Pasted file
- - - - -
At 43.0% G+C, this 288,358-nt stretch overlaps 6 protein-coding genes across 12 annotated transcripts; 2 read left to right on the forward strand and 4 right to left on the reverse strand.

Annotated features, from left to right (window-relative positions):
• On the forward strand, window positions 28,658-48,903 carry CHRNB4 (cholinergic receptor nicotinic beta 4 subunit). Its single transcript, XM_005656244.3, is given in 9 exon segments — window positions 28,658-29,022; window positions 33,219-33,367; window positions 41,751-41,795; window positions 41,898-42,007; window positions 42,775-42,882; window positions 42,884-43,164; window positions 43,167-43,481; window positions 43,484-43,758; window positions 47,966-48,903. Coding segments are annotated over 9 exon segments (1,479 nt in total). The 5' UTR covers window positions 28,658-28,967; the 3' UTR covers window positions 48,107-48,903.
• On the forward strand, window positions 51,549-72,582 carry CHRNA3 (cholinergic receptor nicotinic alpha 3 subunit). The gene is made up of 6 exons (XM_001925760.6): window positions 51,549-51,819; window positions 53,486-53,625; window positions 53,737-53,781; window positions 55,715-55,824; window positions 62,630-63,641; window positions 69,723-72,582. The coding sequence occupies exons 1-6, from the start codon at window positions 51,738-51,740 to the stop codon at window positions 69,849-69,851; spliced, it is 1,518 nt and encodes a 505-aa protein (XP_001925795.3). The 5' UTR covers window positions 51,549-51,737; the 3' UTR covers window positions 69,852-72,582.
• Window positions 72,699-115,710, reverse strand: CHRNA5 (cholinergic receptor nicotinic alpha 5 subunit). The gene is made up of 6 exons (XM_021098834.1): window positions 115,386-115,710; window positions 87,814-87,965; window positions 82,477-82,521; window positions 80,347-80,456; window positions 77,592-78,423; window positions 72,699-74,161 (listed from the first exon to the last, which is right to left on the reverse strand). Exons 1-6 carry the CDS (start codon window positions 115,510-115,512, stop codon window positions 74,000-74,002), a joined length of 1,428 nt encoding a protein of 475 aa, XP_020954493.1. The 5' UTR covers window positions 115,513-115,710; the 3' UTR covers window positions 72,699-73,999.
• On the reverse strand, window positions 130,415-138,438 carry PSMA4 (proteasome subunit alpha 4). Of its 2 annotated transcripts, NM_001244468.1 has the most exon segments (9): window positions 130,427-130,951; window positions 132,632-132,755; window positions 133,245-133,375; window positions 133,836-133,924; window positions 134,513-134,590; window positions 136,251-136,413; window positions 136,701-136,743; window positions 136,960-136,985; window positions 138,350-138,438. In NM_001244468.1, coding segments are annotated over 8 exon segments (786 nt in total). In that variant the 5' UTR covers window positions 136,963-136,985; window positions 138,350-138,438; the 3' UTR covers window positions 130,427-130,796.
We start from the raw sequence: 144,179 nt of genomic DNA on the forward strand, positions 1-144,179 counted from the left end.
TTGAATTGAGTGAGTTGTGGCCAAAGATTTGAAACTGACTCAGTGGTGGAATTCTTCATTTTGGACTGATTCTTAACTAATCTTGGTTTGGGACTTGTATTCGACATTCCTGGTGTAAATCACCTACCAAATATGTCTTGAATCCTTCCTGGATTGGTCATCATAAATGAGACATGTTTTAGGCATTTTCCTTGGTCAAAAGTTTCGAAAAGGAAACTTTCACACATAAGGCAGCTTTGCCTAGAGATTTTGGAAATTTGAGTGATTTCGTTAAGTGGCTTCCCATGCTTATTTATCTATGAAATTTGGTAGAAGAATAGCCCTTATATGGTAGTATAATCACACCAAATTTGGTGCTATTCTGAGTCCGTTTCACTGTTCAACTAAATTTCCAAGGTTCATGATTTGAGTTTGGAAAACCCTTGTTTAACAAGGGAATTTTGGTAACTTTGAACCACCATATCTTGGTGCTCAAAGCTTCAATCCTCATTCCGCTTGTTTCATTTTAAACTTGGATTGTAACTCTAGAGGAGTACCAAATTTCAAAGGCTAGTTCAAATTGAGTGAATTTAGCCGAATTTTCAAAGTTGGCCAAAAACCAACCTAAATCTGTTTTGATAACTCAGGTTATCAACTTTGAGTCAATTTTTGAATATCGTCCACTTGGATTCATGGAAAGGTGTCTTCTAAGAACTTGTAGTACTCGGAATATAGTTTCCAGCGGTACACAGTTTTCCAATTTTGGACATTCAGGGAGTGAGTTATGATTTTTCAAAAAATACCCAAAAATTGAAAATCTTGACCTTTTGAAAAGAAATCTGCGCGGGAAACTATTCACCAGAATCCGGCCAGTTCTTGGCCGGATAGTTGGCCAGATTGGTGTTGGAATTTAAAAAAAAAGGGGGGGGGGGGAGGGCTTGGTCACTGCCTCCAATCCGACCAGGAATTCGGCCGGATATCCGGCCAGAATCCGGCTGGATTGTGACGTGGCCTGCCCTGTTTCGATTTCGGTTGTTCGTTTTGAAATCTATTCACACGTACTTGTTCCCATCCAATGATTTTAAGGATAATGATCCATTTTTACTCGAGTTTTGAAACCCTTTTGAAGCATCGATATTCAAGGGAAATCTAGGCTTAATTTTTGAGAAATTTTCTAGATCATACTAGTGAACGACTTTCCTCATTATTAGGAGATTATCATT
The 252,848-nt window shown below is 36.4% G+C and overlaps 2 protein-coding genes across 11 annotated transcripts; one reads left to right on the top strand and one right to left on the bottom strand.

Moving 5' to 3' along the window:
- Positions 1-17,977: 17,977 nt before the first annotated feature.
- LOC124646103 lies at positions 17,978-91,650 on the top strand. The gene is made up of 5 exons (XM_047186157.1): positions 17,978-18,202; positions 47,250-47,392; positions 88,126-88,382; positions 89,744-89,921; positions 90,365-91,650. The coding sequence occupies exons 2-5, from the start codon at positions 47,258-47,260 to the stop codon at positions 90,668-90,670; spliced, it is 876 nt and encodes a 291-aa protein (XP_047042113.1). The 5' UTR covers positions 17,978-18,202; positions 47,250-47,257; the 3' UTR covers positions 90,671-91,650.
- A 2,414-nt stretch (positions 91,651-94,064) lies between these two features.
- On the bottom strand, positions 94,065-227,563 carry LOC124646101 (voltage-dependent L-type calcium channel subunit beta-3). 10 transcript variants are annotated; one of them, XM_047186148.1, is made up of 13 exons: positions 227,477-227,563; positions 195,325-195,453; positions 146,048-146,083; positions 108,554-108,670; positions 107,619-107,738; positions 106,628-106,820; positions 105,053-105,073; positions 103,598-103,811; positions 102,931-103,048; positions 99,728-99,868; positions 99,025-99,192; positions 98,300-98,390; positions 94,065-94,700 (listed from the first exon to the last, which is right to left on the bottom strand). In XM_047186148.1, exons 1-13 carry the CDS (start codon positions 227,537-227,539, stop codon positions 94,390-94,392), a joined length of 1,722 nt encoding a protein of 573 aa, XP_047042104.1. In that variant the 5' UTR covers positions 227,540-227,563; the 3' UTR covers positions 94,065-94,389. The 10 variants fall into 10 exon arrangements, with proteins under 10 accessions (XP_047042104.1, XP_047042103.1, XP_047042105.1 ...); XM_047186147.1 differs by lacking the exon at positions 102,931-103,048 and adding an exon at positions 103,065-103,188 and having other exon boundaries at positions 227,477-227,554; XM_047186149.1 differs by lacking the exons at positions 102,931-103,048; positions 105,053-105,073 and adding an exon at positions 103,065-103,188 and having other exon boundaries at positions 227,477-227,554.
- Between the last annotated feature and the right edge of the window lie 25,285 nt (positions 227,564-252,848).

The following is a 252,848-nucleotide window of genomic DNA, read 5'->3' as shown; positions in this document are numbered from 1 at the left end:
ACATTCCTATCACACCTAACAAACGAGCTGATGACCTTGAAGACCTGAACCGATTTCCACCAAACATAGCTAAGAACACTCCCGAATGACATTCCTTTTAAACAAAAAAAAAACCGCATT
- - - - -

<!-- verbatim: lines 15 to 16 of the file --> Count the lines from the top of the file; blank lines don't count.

- Between the last annotated feature and the right edge of the window lie 25,285 nt (positions 227,564-252,848).

The following is a 252,848-nucleotide window of genomic DNA, read 5'->3' as shown; positions in this document are numbered from 1 at the left end: